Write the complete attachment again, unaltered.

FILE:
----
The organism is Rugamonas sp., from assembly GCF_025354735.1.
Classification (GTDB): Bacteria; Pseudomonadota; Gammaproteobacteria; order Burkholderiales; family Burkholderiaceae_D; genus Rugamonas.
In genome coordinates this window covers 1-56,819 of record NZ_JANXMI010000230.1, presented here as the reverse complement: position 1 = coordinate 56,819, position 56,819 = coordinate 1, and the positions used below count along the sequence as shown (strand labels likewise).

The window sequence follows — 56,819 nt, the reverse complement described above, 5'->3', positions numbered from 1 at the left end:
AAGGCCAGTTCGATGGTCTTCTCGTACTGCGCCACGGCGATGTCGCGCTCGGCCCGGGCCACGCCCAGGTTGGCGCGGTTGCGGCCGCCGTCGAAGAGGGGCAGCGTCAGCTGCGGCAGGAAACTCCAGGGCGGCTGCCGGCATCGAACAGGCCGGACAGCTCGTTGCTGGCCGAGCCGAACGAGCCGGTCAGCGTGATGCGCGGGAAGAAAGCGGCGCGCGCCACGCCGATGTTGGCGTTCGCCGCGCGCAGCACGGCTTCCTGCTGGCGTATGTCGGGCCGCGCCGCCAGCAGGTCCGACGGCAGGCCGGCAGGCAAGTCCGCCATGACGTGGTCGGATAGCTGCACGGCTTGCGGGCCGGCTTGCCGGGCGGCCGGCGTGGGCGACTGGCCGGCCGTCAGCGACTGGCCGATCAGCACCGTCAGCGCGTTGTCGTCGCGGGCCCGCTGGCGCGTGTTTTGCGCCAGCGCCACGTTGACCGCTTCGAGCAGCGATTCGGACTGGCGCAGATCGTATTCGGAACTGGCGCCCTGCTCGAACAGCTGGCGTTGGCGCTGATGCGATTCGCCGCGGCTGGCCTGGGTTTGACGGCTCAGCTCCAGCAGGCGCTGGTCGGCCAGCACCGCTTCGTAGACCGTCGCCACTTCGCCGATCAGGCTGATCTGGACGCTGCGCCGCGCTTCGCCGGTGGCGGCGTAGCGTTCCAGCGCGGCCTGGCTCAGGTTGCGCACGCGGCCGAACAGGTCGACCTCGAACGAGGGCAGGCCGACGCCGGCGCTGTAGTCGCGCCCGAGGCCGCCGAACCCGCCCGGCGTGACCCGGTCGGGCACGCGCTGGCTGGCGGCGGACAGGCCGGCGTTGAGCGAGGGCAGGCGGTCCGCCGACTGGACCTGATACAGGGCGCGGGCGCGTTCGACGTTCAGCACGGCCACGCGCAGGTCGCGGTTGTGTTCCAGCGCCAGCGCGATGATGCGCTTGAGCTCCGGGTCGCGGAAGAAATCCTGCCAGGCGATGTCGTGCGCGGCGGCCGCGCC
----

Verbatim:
The organism is Rugamonas sp., from assembly GCF_025354735.1.
Classification (GTDB): Bacteria; Pseudomonadota; Gammaproteobacteria; order Burkholderiales; family Burkholderiaceae_D; genus Rugamonas.
In genome coordinates this window covers 1-56,819 of record NZ_JANXMI010000230.1, presented here as the reverse complement: position 1 = coordinate 56,819, position 56,819 = coordinate 1, and the positions used below count along the sequence as shown (strand labels likewise).

The window sequence follows — 56,819 nt, the reverse complement described above, 5'->3', positions numbered from 1 at the left end:
AAGGCCAGTTCGATGGTCTTCTCGTACTGCGCCACGGCGATGTCGCGCTCGGCCCGGGCCACGCCCAGGTTGGCGCGGTTGCGGCCGCCGTCGAAGAGGGGCAGCGTCAGCTGCGGCAGGAAACTCCAGGGCGGCTGCCGGCATCGAACAGGCCGGACAGCTCGTTGCTGGCCGAGCCGAACGAGCCGGTCAGCGTGATGCGCGGGAAGAAAGCGGCGCGCGCCACGCCGATGTTGGCGTTCGCCGCGCGCAGCACGGCTTCCTGCTGGCGTATGTCGGGCCGCGCCGCCAGCAGGTCCGACGGCAGGCCGGCAGGCAAGTCCGCCATGACGTGGTCGGATAGCTGCACGGCTTGCGGGCCGGCTTGCCGGGCGGCCGGCGTGGGCGACTGGCCGGCCGTCAGCGACTGGCCGATCAGCACCGTCAGCGCGTTGTCGTCGCGGGCCCGCTGGCGCGTGTTTTGCGCCAGCGCCACGTTGACCGCTTCGAGCAGCGATTCGGACTGGCGCAGATCGTATTCGGAACTGGCGCCCTGCTCGAACAGCTGGCGTTGGCGCTGATGCGATTCGCCGCGGCTGGCCTGGGTTTGACGGCTCAGCTCCAGCAGGCGCTGGTCGGCCAGCACCGCTTCGTAGACCGTCGCCACTTCGCCGATCAGGCTGATCTGGACGCTGCGCCGCGCTTCGCCGGTGGCGGCGTAGCGTTCCAGCGCGGCCTGGCTCAGGTTGCGCACGCGGCCGAACAGGTCGACCTCGAACGAGGGCAGGCCGACGCCGGCGCTGTAGTCGCGCCCGAGGCCGCCGAACCCGCCCGGCGTGACCCGGTCGGGCACGCGCTGGCTGGCGGCGGACAGGCCGGCGTTGAGCGAGGGCAGGCGGTCCGCCGACTGGACCTGATACAGGGCGCGGGCGCGTTCGACGTTCAGCACGGCCACGCGCAGGTCGCGGTTGTGTTCCAGCGCCAGCGCGATGATGCGCTTGAGCTCCGGGTCGCGGAAGAAATCCTGCCAGGCGATGTCGTGCGCGGCGGCCGCGCC